I am very interested in furniture and the history that surrounds its creation. I grew up surrounded by pieces of furniture being restored as this was my father’s craft. Every weekend we would go to auction sales so that Dad could buy up old pieces of furniture to restore. I was only talking about this recently to one of the blog subscribers, recounting how my Dad bought a stable and its contents from Spray Farm House on the Bellarine Peninsular (Victoria) for the pieces of old wooden furniture that had been discarded as useless years ago.
Of all art forms furniture has to meet the greatest variety of requirements. It has to be functional for everybody using it across all ages and physical ability. How often have you sat on a couch that the youngsters adore but you couldn't get your ageing body to do the gymnastic manoeuvres to get up and back on your feet! But we also want our furniture to be attractive. And not only attractive to match the rest of the furniture in the home; it has to be representative of the style you want to portray. I also believe that the furniture we surround ourselves with has a significant effect on our mental health. In my mind Shaker Furniture meets many of these requirements. I love the simple design and the elegance of the line as illustrated by this beautiful chair made by a Shaker Craftsman. I love the fact it only has one arm rest. Who needs two? And it's much easier to get out of a chair with only one!
The Shakers formed as a religious group in the northwest of England in the C18th as a break away from the Quakers with the members migrating to America in 1774 under the leadership of Mother Ann Lee who had been imprisoned in England for her unorthodox religious beliefs. The Shakers lived by the guiding principles of simplicity, utility and honesty taking a functional minimalist approach to their craft especially to the making of furniture for which they became well known in the mid 1800s.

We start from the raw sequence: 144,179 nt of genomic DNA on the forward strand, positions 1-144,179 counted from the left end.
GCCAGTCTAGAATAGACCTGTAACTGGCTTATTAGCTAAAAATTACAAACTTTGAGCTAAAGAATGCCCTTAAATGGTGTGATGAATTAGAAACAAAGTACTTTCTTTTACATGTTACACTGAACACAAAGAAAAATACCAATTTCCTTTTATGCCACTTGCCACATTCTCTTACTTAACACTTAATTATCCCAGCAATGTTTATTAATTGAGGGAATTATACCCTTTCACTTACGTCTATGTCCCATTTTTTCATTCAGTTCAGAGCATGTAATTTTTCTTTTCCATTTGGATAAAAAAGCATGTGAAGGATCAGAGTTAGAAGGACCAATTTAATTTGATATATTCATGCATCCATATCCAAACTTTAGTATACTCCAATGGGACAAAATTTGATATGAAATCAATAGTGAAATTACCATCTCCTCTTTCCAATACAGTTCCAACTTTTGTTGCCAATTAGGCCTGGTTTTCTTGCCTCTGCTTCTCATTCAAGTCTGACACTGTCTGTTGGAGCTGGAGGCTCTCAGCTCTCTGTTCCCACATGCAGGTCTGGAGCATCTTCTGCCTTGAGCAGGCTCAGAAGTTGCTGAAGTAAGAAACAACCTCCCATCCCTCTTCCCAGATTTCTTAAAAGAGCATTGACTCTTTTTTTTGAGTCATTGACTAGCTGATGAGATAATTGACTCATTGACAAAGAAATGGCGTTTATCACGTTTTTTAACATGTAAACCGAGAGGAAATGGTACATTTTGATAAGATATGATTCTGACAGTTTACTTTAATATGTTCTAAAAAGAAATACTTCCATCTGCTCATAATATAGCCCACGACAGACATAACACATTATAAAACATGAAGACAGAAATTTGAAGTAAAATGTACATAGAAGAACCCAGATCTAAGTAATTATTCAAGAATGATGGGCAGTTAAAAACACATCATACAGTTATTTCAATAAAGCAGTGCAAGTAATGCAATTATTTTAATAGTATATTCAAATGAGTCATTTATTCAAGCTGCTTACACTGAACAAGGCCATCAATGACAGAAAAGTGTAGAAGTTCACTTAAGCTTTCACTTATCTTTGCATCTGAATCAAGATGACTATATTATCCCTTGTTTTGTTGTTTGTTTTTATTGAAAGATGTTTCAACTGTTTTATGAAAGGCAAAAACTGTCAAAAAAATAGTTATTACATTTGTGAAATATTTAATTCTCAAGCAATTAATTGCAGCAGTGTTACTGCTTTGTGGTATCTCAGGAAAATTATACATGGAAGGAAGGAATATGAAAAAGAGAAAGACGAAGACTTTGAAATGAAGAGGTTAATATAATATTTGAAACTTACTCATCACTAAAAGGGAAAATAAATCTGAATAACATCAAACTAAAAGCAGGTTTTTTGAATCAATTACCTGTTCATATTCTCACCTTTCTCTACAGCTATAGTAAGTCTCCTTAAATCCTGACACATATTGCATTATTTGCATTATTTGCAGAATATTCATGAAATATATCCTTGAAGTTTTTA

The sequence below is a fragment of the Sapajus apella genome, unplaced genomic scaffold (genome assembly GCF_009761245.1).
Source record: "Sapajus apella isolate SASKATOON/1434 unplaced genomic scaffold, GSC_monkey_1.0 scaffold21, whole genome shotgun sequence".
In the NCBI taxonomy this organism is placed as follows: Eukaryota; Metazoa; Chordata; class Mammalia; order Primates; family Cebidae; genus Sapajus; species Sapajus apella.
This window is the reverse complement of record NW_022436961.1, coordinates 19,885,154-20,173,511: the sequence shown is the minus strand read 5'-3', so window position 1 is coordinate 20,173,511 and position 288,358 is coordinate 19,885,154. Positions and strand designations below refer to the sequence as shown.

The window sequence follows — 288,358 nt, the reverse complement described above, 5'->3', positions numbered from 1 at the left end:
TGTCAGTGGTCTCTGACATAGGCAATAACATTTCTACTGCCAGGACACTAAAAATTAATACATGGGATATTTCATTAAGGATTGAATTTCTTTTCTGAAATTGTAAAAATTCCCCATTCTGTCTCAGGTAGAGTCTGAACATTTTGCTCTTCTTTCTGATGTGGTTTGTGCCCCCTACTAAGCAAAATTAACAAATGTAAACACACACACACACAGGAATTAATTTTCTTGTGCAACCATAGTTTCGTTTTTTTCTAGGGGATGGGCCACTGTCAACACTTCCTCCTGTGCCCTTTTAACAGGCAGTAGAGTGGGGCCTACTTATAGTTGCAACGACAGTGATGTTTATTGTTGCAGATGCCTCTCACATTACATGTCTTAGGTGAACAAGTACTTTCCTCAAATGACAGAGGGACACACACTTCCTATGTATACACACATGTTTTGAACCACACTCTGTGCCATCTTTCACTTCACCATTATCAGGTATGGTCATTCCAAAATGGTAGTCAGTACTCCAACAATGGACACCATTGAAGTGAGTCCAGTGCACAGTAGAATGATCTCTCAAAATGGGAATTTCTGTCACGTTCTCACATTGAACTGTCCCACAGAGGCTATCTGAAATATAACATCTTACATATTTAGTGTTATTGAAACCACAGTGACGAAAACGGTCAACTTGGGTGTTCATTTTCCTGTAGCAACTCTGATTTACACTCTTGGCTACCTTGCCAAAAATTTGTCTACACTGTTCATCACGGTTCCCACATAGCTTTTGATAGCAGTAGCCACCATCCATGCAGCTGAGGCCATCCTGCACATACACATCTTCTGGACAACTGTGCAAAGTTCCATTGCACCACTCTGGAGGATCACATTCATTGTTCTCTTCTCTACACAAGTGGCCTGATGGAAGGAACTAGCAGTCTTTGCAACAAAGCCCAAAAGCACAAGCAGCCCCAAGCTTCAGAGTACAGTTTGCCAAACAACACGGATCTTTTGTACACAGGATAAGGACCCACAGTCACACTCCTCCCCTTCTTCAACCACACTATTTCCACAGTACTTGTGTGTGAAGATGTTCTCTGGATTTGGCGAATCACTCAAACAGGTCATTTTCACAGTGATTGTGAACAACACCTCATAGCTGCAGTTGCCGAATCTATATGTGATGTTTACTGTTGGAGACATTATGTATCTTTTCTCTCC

Here we see two rockers in the Shaker Village at Pleasant Hill, Kentucky, USA which is on the site of a Shaker religious community that was active from 1805 to 1910.
The Shaker furniture was based on the furniture used by the ordinary people, the rural vernacular furniture of the time and therefore you will see a great similarity to other cottage furniture. It’s main purpose was to be functional, easily moved, long lasting and no decorative details like inlays or carvings were used. But there was no need to make it ugly! Beautiful pieces were encouraged so long as its functionality was foremost.
The craftsmen making the furniture came to the religious movement possessing their skills so they bought not only their skills but societal influences. But while other furniture makers were using imported woods such as mahogany and rosewood, the Shakers used local American woods such as pine, maple, and cherry. This is a cherry and butternut drop leaf table.
And the Shaker craftsmen became inventive to meet the guiding principles of the Shaker doctrine. I particularly like their peg rail which ran around the walls like a pelmet but lower. On the pegs they could hang clothes, hats and light furniture such as chairs when not in use.
And I am sure many of you will appreciate this wonderful sewing desk made by Benjamin Smith (1829-1899) from Canterbury, New Hampshire. This is a fabulous example of the asymmetrical drawer arrangements the Shakers became known for.
Shaker interest in efficiency made them open to technological advances in farming implements, in kitchen tools and in furniture production. This is the basketmaking shop in the Hancock Shaker Village, Massachusetts.
The Shaker wood working skills were not confined to furniture making. Look at the beautiful interior of the Round Stone Barn in the Hancock Shaker Village, Massachusetts.
And look at these beautiful containers made by the Shakers.
The influence the Shaker designs have had on the making of furniture throughout the world is significant. I found this cabinet, based on the Shaker Design, was made by a craftsman in the Armish community.
If you are interested in the making of furniture and furniture as an art form please follow these links for further information on the influence of Shaker designs.